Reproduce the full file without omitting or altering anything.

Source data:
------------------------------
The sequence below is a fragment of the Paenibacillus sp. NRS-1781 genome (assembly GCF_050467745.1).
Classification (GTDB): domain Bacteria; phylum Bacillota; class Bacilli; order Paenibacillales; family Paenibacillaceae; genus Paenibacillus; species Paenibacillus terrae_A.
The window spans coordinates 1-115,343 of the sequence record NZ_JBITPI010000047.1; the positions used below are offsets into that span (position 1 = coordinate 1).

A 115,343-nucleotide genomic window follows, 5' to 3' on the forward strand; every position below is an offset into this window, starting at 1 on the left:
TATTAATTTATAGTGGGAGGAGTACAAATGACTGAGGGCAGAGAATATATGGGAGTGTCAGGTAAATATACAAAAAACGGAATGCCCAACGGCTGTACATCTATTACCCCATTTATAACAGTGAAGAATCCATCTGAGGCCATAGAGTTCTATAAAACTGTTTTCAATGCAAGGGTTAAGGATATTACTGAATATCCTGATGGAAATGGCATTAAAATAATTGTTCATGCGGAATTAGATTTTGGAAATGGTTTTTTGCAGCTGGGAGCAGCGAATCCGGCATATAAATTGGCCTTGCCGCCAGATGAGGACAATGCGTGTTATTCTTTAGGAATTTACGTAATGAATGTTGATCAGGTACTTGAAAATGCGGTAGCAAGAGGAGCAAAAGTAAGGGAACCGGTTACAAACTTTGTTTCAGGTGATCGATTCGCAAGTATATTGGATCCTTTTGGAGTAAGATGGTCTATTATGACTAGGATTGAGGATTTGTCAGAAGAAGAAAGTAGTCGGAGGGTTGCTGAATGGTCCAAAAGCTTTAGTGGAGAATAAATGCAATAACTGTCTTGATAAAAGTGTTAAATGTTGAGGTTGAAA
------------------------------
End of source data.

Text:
The sequence below is a fragment of the Paenibacillus sp. NRS-1781 genome (assembly GCF_050467745.1).
Classification (GTDB): domain Bacteria; phylum Bacillota; class Bacilli; order Paenibacillales; family Paenibacillaceae; genus Paenibacillus; species Paenibacillus terrae_A.
The window spans coordinates 1-115,343 of the sequence record NZ_JBITPI010000047.1; the positions used below are offsets into that span (position 1 = coordinate 1).

A 115,343-nucleotide genomic window follows, 5' to 3' on the forward strand; every position below is an offset into this window, starting at 1 on the left:
TATTAATTTATAGTGGGAGGAGTACAAATGACTGAGGGCAGAGAATATATGGGAGTGTCAGGTAAATATACAAAAAACGGAATGCCCAACGGCTGTACATCTATTACCCCATTTATAACAGTGAAGAATCCATCTGAGGCCATAGAGTTCTATAAAACTGTTTTCAATGCAAGGGTTAAGGATATTACTGAATATCCTGATGGAAATGGCATTAAAATAATTGTTCATGCGGAATTAGATTTTGGAAATGGTTTTTTGCAGCTGGGAGCAGCGAATCCGGCATATAAATTGGCCTTGCCGCCAGATGAGGACAATGCGTGTTATTCTTTAGGAATTTACGTAATGAATGTTGATCAGGTACTTGAAAATGCGGTAGCAAGAGGAGCAAAAGTAAGGGAACCGGTTACAAACTTTGTTTCAGGTGATCGATTCGCAAGTATATTGGATCCTTTTGGAGTAAGATGGTCTATTATGACTAGGATTGAGGATTTGTCAGAAGAAGAAAGTAGTCGGAGGGTTGCTGAATGGTCCAAAAGCTTTAGTGGAGAATAAATGCAATAACTGTCTTGATAAAAGTGTTAAATGTTGAGGTTGAAA